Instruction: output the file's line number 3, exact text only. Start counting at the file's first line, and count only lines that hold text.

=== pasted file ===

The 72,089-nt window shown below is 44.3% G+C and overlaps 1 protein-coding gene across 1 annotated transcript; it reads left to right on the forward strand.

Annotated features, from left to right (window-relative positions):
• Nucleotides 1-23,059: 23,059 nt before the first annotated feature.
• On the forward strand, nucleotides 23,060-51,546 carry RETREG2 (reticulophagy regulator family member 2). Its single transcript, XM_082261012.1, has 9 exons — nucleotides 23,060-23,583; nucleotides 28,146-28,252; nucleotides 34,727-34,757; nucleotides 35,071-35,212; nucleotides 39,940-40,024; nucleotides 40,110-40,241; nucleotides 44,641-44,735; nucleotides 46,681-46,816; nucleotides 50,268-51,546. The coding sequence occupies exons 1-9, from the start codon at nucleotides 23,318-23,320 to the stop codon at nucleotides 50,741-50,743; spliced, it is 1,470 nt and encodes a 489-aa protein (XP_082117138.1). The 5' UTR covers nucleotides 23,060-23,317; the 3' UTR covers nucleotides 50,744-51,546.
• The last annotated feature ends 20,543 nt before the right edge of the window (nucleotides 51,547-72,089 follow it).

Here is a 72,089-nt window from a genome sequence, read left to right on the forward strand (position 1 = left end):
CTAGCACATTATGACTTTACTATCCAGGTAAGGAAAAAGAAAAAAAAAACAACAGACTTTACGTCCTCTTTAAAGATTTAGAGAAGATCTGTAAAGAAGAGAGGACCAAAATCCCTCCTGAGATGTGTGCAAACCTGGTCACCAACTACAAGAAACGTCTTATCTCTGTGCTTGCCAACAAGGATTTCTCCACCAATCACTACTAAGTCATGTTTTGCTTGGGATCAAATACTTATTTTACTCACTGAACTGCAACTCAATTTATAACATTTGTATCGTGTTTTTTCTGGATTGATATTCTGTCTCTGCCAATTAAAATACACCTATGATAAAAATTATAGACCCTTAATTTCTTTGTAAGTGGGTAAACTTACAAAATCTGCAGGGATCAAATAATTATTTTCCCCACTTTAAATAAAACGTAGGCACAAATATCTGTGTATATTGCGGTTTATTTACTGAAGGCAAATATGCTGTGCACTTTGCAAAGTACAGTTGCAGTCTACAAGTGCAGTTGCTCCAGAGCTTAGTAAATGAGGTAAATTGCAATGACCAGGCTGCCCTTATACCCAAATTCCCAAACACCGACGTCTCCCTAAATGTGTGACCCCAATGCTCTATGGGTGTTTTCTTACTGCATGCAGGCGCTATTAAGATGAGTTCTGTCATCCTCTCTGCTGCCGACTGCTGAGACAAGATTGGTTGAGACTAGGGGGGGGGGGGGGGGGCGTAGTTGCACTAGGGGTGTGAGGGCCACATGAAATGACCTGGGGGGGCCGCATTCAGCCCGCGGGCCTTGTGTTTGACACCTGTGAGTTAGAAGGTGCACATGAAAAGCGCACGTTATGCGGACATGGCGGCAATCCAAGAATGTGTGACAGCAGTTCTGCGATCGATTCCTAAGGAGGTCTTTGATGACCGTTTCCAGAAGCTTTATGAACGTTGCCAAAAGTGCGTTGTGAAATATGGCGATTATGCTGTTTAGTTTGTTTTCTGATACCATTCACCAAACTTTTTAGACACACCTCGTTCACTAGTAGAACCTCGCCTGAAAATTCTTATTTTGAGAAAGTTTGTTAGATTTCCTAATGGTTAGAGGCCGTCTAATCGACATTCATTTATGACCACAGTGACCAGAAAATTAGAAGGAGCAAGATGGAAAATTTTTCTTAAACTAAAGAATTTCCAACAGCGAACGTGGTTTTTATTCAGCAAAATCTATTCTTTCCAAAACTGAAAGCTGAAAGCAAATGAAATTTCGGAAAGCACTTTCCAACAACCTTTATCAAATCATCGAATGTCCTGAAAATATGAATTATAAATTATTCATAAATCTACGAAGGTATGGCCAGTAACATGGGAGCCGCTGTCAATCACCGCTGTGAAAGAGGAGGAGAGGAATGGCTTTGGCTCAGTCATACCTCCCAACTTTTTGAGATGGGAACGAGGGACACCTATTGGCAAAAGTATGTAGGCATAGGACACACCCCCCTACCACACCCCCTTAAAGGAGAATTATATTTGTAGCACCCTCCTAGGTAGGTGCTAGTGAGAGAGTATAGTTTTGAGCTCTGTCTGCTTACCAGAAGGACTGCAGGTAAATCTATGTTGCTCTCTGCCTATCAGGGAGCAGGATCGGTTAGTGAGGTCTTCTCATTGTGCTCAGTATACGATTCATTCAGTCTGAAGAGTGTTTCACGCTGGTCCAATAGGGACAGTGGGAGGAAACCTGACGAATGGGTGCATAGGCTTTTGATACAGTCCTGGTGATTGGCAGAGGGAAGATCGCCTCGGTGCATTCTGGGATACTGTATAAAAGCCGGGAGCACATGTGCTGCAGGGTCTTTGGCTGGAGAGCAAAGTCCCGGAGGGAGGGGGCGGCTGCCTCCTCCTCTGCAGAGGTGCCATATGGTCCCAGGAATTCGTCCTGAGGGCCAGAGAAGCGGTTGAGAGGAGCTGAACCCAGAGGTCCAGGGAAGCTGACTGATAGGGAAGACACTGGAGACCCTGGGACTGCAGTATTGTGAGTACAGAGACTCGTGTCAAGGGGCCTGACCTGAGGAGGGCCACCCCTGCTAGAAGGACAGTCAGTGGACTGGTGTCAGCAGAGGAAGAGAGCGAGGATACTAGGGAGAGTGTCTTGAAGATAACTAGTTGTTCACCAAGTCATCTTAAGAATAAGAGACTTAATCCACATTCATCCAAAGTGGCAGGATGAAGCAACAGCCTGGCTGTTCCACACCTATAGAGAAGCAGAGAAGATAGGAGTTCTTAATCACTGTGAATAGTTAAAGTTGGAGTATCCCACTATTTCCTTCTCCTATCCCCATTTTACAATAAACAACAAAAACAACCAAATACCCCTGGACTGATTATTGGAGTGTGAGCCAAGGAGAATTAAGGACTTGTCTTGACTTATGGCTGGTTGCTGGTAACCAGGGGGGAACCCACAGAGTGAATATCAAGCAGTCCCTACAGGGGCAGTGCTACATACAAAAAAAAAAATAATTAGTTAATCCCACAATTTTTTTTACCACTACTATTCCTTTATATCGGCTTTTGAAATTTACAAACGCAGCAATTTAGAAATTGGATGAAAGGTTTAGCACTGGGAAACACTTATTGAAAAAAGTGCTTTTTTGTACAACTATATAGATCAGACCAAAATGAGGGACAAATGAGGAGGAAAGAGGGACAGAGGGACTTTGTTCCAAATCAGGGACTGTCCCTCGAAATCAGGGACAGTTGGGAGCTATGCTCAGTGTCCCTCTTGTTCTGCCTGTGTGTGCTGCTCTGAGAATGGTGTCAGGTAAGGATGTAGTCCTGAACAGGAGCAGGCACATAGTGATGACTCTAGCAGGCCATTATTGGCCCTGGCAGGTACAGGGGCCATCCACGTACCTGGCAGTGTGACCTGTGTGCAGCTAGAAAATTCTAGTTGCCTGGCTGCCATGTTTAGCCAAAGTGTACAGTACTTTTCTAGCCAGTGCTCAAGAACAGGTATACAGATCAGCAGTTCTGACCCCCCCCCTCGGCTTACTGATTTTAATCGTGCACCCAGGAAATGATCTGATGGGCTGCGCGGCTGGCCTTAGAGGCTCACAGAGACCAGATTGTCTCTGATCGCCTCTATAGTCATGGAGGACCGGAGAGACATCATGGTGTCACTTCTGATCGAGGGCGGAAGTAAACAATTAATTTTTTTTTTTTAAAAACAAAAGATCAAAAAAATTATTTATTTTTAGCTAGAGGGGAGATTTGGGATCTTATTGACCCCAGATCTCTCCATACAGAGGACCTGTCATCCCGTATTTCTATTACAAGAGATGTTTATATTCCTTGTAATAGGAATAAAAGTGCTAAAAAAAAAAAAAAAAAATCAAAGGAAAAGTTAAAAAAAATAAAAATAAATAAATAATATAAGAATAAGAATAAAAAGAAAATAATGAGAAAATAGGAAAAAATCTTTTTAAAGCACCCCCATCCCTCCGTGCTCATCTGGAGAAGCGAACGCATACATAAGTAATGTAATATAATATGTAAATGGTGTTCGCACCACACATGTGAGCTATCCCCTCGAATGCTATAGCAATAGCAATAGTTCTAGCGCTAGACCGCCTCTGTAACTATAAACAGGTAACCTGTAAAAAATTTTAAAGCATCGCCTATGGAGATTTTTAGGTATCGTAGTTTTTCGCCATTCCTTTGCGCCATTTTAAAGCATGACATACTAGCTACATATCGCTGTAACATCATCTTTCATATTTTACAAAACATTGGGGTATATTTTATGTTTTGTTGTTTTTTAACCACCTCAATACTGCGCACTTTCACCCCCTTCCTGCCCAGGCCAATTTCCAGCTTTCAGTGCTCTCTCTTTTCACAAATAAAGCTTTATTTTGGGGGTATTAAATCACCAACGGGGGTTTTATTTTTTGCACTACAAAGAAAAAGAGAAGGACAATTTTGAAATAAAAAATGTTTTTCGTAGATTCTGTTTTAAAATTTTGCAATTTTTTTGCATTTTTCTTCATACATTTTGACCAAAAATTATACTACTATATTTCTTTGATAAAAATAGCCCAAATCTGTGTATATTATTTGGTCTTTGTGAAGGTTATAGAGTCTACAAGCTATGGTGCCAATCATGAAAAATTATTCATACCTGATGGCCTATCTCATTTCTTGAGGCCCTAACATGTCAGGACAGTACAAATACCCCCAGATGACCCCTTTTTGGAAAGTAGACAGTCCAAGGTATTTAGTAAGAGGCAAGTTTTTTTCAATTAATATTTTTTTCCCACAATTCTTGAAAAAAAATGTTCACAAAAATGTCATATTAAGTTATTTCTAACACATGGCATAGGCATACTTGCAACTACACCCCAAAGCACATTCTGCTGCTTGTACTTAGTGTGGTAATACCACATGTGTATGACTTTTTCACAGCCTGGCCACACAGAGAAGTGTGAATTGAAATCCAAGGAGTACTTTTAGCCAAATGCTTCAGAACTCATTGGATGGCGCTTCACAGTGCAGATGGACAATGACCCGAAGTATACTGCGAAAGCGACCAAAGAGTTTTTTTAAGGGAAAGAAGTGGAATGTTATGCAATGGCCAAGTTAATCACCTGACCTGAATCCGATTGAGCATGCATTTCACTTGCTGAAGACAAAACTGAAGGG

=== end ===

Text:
• Nucleotides 1-23,059: 23,059 nt before the first annotated feature.